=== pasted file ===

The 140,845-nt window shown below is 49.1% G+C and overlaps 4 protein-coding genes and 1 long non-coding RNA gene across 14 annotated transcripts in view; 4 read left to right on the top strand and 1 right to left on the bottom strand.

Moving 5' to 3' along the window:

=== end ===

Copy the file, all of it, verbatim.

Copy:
The 140,845-nt window shown below is 49.1% G+C and overlaps 4 protein-coding genes and 1 long non-coding RNA gene across 14 annotated transcripts in view; 4 read left to right on the top strand and 1 right to left on the bottom strand.

Moving 5' to 3' along the window: